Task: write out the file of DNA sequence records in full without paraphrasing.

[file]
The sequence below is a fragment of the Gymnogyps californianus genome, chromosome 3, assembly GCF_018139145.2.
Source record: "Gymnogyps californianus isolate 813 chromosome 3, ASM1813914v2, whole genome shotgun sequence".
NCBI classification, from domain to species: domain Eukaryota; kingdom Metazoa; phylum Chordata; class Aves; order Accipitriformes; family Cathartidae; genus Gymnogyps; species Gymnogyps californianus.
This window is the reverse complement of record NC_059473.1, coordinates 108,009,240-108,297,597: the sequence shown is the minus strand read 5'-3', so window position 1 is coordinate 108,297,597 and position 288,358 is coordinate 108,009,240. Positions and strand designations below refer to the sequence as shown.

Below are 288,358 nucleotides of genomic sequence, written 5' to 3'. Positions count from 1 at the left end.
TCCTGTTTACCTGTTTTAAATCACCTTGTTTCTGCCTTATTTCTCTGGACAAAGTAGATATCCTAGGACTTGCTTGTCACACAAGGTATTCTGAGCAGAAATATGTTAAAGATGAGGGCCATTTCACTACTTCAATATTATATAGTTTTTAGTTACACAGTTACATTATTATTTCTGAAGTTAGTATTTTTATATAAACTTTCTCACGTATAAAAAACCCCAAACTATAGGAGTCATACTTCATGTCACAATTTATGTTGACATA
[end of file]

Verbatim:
The sequence below is a fragment of the Gymnogyps californianus genome, chromosome 3, assembly GCF_018139145.2.
Source record: "Gymnogyps californianus isolate 813 chromosome 3, ASM1813914v2, whole genome shotgun sequence".
NCBI classification, from domain to species: domain Eukaryota; kingdom Metazoa; phylum Chordata; class Aves; order Accipitriformes; family Cathartidae; genus Gymnogyps; species Gymnogyps californianus.
This window is the reverse complement of record NC_059473.1, coordinates 108,009,240-108,297,597: the sequence shown is the minus strand read 5'-3', so window position 1 is coordinate 108,297,597 and position 288,358 is coordinate 108,009,240. Positions and strand designations below refer to the sequence as shown.

Below are 288,358 nucleotides of genomic sequence, written 5' to 3'. Positions count from 1 at the left end.
TCCTGTTTACCTGTTTTAAATCACCTTGTTTCTGCCTTATTTCTCTGGACAAAGTAGATATCCTAGGACTTGCTTGTCACACAAGGTATTCTGAGCAGAAATATGTTAAAGATGAGGGCCATTTCACTACTTCAATATTATATAGTTTTTAGTTACACAGTTACATTATTATTTCTGAAGTTAGTATTTTTATATAAACTTTCTCACGTATAAAAAACCCCAAACTATAGGAGTCATACTTCATGTCACAATTTATGTTGACATA